Roger Federer sees Marcus Willis story at Wimbledon as Hollywood gold

Wimbledon - All England Lawn Tennis & Croquet Club

If Easyjet happened to run an extra flight or two out of Turkey each day, Marcus Willis would never have made it to Wimbledon, never have played on Centre Court, never have aced Roger Federer.

Willis, the 23rd-best tennis player in the country, squeezed into the tournament only because his friend and rival Scott Clayton decided to skip the English grasscourt season.

Clayton, 22, travelled to Turkey instead to play in a Futures event at the Belconti Resort hotel in Antalya. He lost in the first round.

The 22-year-old had a place waiting in Wimbledon’s pre-qualifying tournament in Roehampton. He had not planned to take it but decided he would if he could make it back to London in time to sign up. Except the registration deadline was later that night and, when he checked, the first flight didn’t leave until the next morning.

Willis was waiting, next in line. Happy as Clayton is for him, he still sounded just a little rueful about it. “Marcus was obviously the last direct acceptance into pre-qualifying,” Clayton says. “But if I had been there that would have been me instead.”

Clayton could not be at Wimbledon to watch Willis play on Wednesday but was there to see his win against Ricardas Berankis on Monday, his seventh successive victory in a sequence that has carried the world No772 through pre-qualifying, qualifying, into the tournament fortnight, through the first round and on to Centre Court. “I saw him in the lounge after he beat Berankis,” Clayton says. “And he came up and said: ‘Thanks for not playing.’ I will squeeze a beer out of him next time I see him, for sure.”

Clayton says Willis’s run reminds him of the Paul Bettany rom-com, Wimbledon. “I think maybe there needs to be a sequel, Marcus Willis, because I think it would be a great film.” Even Federer agreed that this all felt “a little bit” like a movie script.

“This story is gold‚“ Federer said. It seems even he was fascinated by what Willis has done. “I must tell you, I was quite a bit intrigued even before he was in my section of the draw,” Federer said. “After he qualified I was reading a lot about his story.”

It was, Federer said, “definitely one of the matches I’ll remember” since “it’s probably not going to happen again for me to play against a guy 770 in the world”.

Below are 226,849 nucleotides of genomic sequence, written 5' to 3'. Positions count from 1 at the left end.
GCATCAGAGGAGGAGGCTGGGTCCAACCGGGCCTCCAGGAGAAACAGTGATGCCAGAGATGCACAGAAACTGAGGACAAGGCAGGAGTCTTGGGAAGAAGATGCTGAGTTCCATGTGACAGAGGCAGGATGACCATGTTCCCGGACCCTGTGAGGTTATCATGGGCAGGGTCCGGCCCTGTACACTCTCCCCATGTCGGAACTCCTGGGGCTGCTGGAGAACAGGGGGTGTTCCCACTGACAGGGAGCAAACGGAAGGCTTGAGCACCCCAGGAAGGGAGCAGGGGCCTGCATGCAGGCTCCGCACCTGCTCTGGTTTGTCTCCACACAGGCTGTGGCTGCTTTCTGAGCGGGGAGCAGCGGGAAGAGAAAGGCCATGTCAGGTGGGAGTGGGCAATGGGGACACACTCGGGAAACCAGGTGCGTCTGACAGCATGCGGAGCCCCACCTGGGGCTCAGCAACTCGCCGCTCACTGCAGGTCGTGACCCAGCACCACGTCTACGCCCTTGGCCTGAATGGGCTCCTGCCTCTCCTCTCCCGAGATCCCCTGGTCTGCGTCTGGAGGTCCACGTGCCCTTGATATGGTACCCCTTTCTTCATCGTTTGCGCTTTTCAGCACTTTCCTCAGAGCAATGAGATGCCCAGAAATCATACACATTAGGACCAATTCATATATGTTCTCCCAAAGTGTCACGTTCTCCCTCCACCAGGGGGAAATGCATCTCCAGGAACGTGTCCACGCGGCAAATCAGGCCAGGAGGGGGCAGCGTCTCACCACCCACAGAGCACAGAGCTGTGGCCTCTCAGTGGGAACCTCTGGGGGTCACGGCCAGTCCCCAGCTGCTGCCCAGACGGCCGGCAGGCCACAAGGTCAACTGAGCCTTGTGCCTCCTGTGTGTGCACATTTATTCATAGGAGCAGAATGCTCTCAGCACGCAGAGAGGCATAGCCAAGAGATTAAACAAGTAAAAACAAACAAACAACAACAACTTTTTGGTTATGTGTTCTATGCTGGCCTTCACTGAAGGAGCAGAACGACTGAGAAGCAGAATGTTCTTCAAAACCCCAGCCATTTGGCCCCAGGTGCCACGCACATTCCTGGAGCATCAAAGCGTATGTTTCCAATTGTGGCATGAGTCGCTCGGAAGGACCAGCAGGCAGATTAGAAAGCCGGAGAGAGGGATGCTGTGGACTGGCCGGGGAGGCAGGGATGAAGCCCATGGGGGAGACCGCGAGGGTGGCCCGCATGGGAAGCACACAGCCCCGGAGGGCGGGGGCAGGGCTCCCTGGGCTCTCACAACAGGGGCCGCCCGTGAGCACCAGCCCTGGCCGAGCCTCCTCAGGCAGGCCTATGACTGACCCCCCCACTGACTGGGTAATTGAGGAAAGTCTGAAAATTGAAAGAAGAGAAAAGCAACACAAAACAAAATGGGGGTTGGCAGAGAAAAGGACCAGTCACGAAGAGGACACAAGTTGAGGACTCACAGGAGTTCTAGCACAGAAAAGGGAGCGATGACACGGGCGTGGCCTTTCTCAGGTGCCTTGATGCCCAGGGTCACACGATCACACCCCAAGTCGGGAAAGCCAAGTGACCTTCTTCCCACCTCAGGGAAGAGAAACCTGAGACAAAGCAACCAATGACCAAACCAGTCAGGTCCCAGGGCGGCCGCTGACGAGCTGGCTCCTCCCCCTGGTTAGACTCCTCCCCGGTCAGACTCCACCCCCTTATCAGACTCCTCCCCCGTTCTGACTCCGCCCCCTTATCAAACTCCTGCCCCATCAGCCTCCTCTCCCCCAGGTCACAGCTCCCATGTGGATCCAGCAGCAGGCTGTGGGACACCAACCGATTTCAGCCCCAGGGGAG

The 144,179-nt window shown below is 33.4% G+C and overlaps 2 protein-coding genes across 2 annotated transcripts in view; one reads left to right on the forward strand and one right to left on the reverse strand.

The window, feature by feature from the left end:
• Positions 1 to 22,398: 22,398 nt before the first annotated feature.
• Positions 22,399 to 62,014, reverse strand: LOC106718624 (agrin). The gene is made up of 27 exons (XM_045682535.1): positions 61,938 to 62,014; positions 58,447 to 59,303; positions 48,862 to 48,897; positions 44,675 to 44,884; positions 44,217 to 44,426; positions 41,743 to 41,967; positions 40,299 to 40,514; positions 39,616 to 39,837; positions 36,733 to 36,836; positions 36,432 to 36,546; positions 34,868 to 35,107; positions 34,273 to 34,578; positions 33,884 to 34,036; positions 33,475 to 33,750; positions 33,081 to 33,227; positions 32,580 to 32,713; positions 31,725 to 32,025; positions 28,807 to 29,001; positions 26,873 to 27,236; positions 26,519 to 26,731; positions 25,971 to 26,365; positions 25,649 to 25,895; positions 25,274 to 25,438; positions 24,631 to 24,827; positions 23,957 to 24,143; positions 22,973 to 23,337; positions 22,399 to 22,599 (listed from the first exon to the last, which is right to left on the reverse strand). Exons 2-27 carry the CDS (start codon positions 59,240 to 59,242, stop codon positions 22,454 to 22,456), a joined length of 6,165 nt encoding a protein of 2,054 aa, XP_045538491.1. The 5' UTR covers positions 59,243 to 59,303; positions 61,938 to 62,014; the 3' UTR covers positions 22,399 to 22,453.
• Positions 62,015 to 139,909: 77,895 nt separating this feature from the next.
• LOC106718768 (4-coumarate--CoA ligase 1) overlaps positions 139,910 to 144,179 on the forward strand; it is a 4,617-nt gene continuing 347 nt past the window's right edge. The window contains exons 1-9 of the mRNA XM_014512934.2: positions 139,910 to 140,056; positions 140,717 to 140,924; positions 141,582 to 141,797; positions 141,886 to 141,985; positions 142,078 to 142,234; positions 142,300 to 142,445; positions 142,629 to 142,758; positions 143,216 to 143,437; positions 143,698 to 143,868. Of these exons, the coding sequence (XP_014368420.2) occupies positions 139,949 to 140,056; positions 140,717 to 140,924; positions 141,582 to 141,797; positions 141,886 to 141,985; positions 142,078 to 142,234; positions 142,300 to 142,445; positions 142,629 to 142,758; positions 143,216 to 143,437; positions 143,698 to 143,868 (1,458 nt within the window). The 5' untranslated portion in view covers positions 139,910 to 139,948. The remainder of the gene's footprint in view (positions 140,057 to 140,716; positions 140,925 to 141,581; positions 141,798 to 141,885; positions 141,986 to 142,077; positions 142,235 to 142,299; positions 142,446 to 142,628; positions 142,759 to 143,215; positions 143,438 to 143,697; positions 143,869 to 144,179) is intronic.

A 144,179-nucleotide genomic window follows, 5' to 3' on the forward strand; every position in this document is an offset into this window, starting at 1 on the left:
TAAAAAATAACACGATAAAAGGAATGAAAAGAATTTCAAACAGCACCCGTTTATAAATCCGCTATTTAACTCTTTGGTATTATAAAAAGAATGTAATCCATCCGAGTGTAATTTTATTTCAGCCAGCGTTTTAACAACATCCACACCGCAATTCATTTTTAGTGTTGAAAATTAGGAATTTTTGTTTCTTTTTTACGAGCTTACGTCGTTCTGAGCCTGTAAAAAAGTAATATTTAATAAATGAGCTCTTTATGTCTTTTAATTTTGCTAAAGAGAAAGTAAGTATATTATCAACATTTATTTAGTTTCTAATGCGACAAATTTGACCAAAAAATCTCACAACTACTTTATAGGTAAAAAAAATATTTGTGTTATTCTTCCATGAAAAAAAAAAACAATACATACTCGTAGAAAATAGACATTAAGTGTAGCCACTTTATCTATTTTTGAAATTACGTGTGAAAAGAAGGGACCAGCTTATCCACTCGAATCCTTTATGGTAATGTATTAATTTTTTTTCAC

If anything, Willis brings to mind a line from Woody Allen’s tennis film, Match Point: “People are afraid to face how great a part of life is dependent on luck. It’s scary to think so much is out of one’s control.” Scraping into qualifying wasn’t even Willis’s biggest break. He would already have quit the sport and started work as a coach in Philadelphia if he hadn’t met his girlfriend Jennifer Bate at an Ellie Goulding gig.

Of course in sport it’s not just the luck but what you do with it when it comes, and Willis has taken advantage of this opportunity. Clayton’s friends have been teasing him about it.

“Everyone is saying: ‘If you had played ... blah blah blah.’” But as Clayton says: “You can’t take away what Marcus has done, he has beaten some serious players to get to this point, it is a major achievement and he deserves it.”

Clayton adds: “Am I surprised that he made it to the second round of Wimbledon? Yes, I would never have expected that back at the start of his run. But am I surprised that he can play this way? No. Because he is a very good player and I have seen him play this way before.”

Federer agreed. “What I like about his game is he reads it well. He knows when you’re coming in. He can slice easily, even really deep in the court. He chips it really well, cross-court and down the line. He sees when it’s short and he steps into the court and he goes for it.” Federer had treated the match like he was playing a man in the top 50 “because that’s how well he was playing”.

Willis has said he’s going to be playing for his club in the Coventry leagues on Thursday night. It would be some comedown. But he is £50,000 richer, and beyond that, as Federer says, “he can make big strides”. For Clayton it’s been an inspiration.

“There is not a lot of money at all at the bottom of the game. It is very tough. You are nowhere near breaking even. Ultimately it can get very disheartening.” But then you never know, maybe next year it will be his turn. “To see Marcus come through that, through qualifying, it gives us all a great reason to keep plugging away. Because it just shows, these things can happen. They’re rare, but they can happen.” Bet that next year he’ll be sure to turn up to play.

Powered by Guardian.co.ukThis article was written by Andy Bull at Wimbledon, for The Guardian on Wednesday 29th June 2016 20.32 Europe/London

guardian.co.uk © Guardian News and Media Limited 2010